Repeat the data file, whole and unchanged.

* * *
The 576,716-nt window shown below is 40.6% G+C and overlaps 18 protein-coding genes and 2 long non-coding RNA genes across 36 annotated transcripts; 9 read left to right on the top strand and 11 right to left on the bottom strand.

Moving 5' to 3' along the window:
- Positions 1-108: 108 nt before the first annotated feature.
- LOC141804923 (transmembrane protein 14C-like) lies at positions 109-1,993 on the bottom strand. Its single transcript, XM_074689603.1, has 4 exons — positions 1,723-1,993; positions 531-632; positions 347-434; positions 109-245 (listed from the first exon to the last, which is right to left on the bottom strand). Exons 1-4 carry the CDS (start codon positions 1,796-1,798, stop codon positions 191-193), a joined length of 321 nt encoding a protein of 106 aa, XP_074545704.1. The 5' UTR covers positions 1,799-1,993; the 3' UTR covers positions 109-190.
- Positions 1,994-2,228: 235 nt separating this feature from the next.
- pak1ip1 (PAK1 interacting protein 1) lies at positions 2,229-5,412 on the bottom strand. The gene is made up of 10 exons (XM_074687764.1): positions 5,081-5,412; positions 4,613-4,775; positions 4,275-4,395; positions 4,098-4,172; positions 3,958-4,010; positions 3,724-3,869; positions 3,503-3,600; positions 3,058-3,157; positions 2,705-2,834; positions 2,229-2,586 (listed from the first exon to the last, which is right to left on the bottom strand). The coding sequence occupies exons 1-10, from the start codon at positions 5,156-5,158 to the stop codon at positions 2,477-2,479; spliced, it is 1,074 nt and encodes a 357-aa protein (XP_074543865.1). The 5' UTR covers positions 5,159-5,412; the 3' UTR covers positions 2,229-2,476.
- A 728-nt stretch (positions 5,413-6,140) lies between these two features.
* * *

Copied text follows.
The 576,716-nt window shown below is 40.6% G+C and overlaps 18 protein-coding genes and 2 long non-coding RNA genes across 36 annotated transcripts; 9 read left to right on the top strand and 11 right to left on the bottom strand.

Moving 5' to 3' along the window:
- Positions 1-108: 108 nt before the first annotated feature.
- LOC141804923 (transmembrane protein 14C-like) lies at positions 109-1,993 on the bottom strand. Its single transcript, XM_074689603.1, has 4 exons — positions 1,723-1,993; positions 531-632; positions 347-434; positions 109-245 (listed from the first exon to the last, which is right to left on the bottom strand). Exons 1-4 carry the CDS (start codon positions 1,796-1,798, stop codon positions 191-193), a joined length of 321 nt encoding a protein of 106 aa, XP_074545704.1. The 5' UTR covers positions 1,799-1,993; the 3' UTR covers positions 109-190.
- Positions 1,994-2,228: 235 nt separating this feature from the next.
- pak1ip1 (PAK1 interacting protein 1) lies at positions 2,229-5,412 on the bottom strand. The gene is made up of 10 exons (XM_074687764.1): positions 5,081-5,412; positions 4,613-4,775; positions 4,275-4,395; positions 4,098-4,172; positions 3,958-4,010; positions 3,724-3,869; positions 3,503-3,600; positions 3,058-3,157; positions 2,705-2,834; positions 2,229-2,586 (listed from the first exon to the last, which is right to left on the bottom strand). The coding sequence occupies exons 1-10, from the start codon at positions 5,156-5,158 to the stop codon at positions 2,477-2,479; spliced, it is 1,074 nt and encodes a 357-aa protein (XP_074543865.1). The 5' UTR covers positions 5,159-5,412; the 3' UTR covers positions 2,229-2,476.
- A 728-nt stretch (positions 5,413-6,140) lies between these two features.